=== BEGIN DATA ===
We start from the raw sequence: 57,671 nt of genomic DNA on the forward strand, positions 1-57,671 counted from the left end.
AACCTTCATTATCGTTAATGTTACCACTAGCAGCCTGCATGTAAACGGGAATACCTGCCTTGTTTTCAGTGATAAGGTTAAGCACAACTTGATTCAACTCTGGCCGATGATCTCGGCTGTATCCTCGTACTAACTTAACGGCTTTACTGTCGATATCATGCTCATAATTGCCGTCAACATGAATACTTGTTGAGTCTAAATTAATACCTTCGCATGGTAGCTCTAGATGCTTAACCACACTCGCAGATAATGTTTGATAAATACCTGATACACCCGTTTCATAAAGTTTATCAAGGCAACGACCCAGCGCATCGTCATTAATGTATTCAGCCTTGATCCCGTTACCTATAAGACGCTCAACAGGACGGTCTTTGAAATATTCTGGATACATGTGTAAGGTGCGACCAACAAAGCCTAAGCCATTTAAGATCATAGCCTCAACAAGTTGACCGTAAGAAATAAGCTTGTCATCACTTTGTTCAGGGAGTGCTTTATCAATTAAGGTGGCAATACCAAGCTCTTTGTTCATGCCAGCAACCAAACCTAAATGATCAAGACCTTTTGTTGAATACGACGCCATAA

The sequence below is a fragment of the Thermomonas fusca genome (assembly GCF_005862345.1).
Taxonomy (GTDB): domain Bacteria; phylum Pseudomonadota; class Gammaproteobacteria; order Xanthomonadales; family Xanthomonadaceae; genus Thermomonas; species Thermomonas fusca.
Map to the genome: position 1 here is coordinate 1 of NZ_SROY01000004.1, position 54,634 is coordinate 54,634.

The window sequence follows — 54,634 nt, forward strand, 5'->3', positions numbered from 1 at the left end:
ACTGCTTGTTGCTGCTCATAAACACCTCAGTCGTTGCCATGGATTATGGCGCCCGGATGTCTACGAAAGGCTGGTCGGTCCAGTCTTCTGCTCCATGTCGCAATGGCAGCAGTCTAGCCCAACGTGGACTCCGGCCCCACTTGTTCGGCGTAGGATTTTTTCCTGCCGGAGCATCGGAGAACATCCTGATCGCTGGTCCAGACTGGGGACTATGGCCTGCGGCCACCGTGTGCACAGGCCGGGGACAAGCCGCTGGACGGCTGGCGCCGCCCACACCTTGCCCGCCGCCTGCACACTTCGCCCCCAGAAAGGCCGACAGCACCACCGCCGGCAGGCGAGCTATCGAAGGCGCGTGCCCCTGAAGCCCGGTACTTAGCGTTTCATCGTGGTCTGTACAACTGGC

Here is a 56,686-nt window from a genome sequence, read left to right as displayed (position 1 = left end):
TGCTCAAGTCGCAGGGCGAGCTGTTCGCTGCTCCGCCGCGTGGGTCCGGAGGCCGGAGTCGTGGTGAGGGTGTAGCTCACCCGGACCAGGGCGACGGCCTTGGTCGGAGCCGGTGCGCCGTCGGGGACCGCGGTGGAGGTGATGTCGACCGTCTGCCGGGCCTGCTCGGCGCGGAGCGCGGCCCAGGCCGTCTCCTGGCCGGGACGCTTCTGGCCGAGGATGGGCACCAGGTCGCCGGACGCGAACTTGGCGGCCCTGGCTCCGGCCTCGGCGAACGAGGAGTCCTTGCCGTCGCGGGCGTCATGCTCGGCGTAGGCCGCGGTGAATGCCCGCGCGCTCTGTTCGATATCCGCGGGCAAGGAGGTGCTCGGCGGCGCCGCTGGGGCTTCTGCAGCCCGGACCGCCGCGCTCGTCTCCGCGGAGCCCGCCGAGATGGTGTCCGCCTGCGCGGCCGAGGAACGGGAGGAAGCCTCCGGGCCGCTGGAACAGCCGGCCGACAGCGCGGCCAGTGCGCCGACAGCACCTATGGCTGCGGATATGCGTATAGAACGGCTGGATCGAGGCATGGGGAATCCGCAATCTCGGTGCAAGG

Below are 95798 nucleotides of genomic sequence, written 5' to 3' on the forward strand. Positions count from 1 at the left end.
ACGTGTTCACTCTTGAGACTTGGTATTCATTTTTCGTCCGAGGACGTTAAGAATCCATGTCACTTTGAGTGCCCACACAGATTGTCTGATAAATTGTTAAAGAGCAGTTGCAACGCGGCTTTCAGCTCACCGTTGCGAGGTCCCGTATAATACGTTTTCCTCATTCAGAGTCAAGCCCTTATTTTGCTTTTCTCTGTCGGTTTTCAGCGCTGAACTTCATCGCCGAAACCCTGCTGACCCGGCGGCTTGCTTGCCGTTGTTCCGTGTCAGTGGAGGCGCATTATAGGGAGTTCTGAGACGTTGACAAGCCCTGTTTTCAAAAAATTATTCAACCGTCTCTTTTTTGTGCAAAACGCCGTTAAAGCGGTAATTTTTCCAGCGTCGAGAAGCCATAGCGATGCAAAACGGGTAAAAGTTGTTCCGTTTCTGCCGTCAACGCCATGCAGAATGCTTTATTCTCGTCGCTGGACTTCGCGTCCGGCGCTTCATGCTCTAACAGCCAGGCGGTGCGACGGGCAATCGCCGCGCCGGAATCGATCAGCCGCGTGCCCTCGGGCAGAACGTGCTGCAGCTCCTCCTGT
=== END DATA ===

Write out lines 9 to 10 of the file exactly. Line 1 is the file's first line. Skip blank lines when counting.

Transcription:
TGCTCAAGTCGCAGGGCGAGCTGTTCGCTGCTCCGCCGCGTGGGTCCGGAGGCCGGAGTCGTGGTGAGGGTGTAGCTCACCCGGACCAGGGCGACGGCCTTGGTCGGAGCCGGTGCGCCGTCGGGGACCGCGGTGGAGGTGATGTCGACCGTCTGCCGGGCCTGCTCGGCGCGGAGCGCGGCCCAGGCCGTCTCCTGGCCGGGACGCTTCTGGCCGAGGATGGGCACCAGGTCGCCGGACGCGAACTTGGCGGCCCTGGCTCCGGCCTCGGCGAACGAGGAGTCCTTGCCGTCGCGGGCGTCATGCTCGGCGTAGGCCGCGGTGAATGCCCGCGCGCTCTGTTCGATATCCGCGGGCAAGGAGGTGCTCGGCGGCGCCGCTGGGGCTTCTGCAGCCCGGACCGCCGCGCTCGTCTCCGCGGAGCCCGCCGAGATGGTGTCCGCCTGCGCGGCCGAGGAACGGGAGGAAGCCTCCGGGCCGCTGGAACAGCCGGCCGACAGCGCGGCCAGTGCGCCGACAGCACCTATGGCTGCGGATATGCGTATAGAACGGCTGGATCGAGGCATGGGGAATCCGCAATCTCGGTGCAAGG

Below are 95798 nucleotides of genomic sequence, written 5' to 3' on the forward strand. Positions count from 1 at the left end.